We are delighted to welcome John Jackson back to the blog today with another gem from his past.
Yet Another Ancestor – we all have them. This year it’s the two hundredth anniversary of the Battle of Waterloo and my great-great-grandfather was there.
Henry Dumaresq was then a twenty three year old Major in Wellington's Army. He joined the Army as an Ensign in Portugal in 1807 and served without a break, rising through the ranks and finishing up as Major and ADC to General Byng of the 2nd. Brigade of Guards. He fought at all the major battles in the Peninsula and in France.
Henry had no fortune behind him. His father had served in the Army for twenty years in Canada. He returned to England, married and settled down, running the militia in Worcester for some years before dying of liver cancer.
Because of his service in the Army, the War Office offered to educate Henry and his brothers and they all went into the Army as “Ensigns, without purchase”. Henry went into the 9th. Foot, now the Norfolk Regiment.
Henry was also at the Duchess of Richmond's Ball, on the eve of the battle. The news of Napoleon's advance over the border reached Wellington at the ball late at night. He borrowed a map from his host, and decided then and there that he would stop him at Waterloo.
The officers famously all left the ball and returned to their duties. Henry would have been inordinately busy as ADC to a brigade commander.
He was involved with the defence of Hougoumont, a large farmhouse which spent a long time being assaulted by the pick of Napoleon's troops. He took a musket ball through the lungs, but stayed on his horse long enough to deliver a despatch to Wellington. The musket ball was never removed and led to his premature death twenty three years later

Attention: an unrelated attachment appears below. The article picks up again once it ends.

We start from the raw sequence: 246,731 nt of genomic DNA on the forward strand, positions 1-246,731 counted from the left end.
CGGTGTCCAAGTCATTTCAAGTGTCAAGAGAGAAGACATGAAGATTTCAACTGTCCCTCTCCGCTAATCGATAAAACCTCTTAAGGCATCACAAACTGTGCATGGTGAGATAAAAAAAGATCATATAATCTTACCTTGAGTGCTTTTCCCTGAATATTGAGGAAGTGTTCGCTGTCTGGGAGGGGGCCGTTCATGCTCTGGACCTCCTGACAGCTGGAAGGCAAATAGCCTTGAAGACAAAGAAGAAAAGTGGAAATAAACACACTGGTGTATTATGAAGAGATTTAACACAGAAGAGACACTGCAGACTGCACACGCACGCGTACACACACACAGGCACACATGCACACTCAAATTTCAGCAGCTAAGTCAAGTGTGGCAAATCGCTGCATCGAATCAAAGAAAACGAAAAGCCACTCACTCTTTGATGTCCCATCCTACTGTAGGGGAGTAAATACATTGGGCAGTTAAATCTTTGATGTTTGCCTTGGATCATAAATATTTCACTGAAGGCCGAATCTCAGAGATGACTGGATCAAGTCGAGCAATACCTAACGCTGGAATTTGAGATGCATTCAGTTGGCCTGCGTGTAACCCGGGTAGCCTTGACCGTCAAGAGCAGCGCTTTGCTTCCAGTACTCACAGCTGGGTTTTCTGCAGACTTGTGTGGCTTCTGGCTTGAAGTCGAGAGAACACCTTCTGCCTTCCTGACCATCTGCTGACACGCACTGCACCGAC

Dumaresq is a Jersey name, and Henry was the only Jerseyman recorded as being at the Battle.
Georgette Heyer wrote of both the ball and battle in her impeccable historical romances, An Infamous Army, and The Spanish Bride. (two of my personal favourites of any books)
After the battle, Henry made a remarkable recovery, all be it with the ball still in him. One of his sisters, Elizabeth, married General Ralph Darling who went out to Mauritius, and thence to New South Wales, as Governor. He took Henry with him as his Military secretary. Darling's name is perpetuated in New South Wales, with Darling Harbour in Sydney and the Murray-Darling River complex. The Dumaresq River separates Queensland from New South Wales.
In June 1827 Henry returned to England and married Sophia, daughter of Augustus, Earl of Lanesborough. They went back to Australia and bought land in the Hunter Valley and ran sheep. (Now, if only they had made wine!) This was never a success, and Henry's physical condition worsened. He eventually died and is buried at Muswellbrook. The local town, Armidale, is now called Armidale Dumaresq after him.
They had three sons and four daughters. There are still Dumaresqs in Australia, mostly in Victoria and Tasmania. I've met some of them over the years. One of them, Martin, still farms on the family farm in Tasmania, on one of the oldest farms there. They still have the convicts’ quarters on the farm, now unoccupied.
The Duchess of Richmond's Ball was revived some years ago and is held in Brussels under the auspices of the British Embassy. It is VERY posh and raises substantial funds for charity. This year's Ball is completely sold out, and the waiting list closed.
Thank you, John. A fascinating look into the history of your family.
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